Like it or not, Scrubs — which is moving to the highly coveted Thursday 8:30 p.m. slot on NBC — is the heir apparent to replace Friends in 2003.

"I don't want to put the pressure on Scrubs," NBC entertainment president Jeff Zucker said yesterday. "But there's no question we wouldn't have moved it to Thursday night at 8:30 if we didn't believe in it."

Friends begins its ninth — and promised final — season in September, and Peacock officials said they're not sure what they will do for their first un-Friends-ly season.

Hoping against hope, Zucker said it's not a done deal that Friends will actually go off the air after this season,

Show producers have said this season should be the last and the stars have all signed for one season only.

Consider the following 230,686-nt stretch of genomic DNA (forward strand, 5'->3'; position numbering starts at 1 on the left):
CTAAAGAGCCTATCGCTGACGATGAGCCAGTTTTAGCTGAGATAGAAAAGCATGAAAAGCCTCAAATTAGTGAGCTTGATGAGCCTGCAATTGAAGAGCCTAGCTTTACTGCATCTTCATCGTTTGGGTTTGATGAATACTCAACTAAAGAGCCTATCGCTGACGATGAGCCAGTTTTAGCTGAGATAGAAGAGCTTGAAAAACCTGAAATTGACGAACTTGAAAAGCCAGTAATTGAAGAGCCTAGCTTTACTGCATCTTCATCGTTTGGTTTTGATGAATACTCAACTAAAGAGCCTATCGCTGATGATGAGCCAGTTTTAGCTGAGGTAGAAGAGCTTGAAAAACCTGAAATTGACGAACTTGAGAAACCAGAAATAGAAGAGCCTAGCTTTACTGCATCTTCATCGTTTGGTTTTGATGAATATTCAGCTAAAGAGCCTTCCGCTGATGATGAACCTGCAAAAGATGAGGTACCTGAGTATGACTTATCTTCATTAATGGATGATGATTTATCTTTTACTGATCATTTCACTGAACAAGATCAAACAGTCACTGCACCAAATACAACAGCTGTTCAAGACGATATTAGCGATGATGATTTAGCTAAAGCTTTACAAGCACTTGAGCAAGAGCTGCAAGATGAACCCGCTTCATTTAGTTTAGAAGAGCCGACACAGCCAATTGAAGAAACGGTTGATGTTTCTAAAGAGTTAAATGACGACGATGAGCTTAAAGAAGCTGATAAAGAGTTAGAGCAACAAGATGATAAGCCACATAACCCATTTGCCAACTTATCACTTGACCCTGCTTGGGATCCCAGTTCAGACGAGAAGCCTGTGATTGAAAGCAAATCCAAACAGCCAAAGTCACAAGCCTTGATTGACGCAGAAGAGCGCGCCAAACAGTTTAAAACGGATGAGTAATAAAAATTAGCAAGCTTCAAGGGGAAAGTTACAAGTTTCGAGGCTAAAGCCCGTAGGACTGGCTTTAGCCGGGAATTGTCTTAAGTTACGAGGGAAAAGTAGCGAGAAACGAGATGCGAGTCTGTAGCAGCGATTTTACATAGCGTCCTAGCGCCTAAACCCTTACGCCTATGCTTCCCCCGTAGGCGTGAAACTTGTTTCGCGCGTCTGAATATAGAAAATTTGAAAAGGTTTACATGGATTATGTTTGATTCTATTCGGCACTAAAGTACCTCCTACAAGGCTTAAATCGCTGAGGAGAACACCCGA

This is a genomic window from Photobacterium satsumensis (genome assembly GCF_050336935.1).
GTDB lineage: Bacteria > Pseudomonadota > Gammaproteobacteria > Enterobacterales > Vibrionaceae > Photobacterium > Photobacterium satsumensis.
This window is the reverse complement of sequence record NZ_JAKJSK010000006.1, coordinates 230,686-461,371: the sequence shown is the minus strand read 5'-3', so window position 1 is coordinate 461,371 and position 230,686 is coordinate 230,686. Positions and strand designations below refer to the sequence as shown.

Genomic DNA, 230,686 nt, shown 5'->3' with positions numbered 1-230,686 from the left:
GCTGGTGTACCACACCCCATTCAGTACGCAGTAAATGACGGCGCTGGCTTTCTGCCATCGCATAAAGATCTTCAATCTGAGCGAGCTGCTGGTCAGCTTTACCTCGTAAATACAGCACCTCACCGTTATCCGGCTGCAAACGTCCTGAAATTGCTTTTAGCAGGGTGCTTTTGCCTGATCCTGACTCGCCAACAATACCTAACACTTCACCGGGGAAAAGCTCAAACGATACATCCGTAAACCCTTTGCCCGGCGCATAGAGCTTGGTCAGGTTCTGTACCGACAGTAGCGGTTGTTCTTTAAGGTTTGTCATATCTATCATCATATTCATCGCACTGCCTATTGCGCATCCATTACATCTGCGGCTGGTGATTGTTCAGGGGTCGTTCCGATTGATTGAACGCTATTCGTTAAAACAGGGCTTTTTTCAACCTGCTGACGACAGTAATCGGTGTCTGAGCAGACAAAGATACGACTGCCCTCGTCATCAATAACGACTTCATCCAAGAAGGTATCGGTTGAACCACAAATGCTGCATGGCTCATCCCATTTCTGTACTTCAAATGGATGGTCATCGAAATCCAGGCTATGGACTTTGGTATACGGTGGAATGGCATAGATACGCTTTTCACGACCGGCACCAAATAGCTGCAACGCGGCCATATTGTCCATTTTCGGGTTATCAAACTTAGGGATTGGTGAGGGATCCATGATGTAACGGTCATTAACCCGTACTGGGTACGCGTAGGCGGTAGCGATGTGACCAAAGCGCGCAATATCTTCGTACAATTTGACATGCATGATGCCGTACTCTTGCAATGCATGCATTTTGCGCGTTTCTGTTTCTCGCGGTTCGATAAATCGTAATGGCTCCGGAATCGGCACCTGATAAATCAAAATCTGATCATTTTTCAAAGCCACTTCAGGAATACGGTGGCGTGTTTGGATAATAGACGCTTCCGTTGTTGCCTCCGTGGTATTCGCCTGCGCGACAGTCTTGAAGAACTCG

"I don't want to ever believe that it's absolutely going to be the end," Zucker said. "I would say, in all candor, it probably is the final season of Friends. I'd be surprised if it weren't."

But, he warned, "I wouldn't 100 percent put the nails in the coffin yet."

He added: "There's no question when Friends leaves our schedule, it'll be a gaping hole. Luckily we have so many strong components that we'll be fine."

Scrubs, he said, "already has a tremendous spotlight on it.

"The fact it's going to be Thursday, 8:30, it's going to be most watched and everybody's going to be writing how many viewers left Friends [and NBC] once Scrubs came on .

"So I don't want to put that pressure on it," he says.

Hospital comedy Scrubs has been moderately well liked by critics but ignored by Emmy voters.

Still NBC officials are touting it as the network's most highly rated first-year comedy that survived its rookie season.

But Zucker refused to speculate which show will replace Friends in 2003.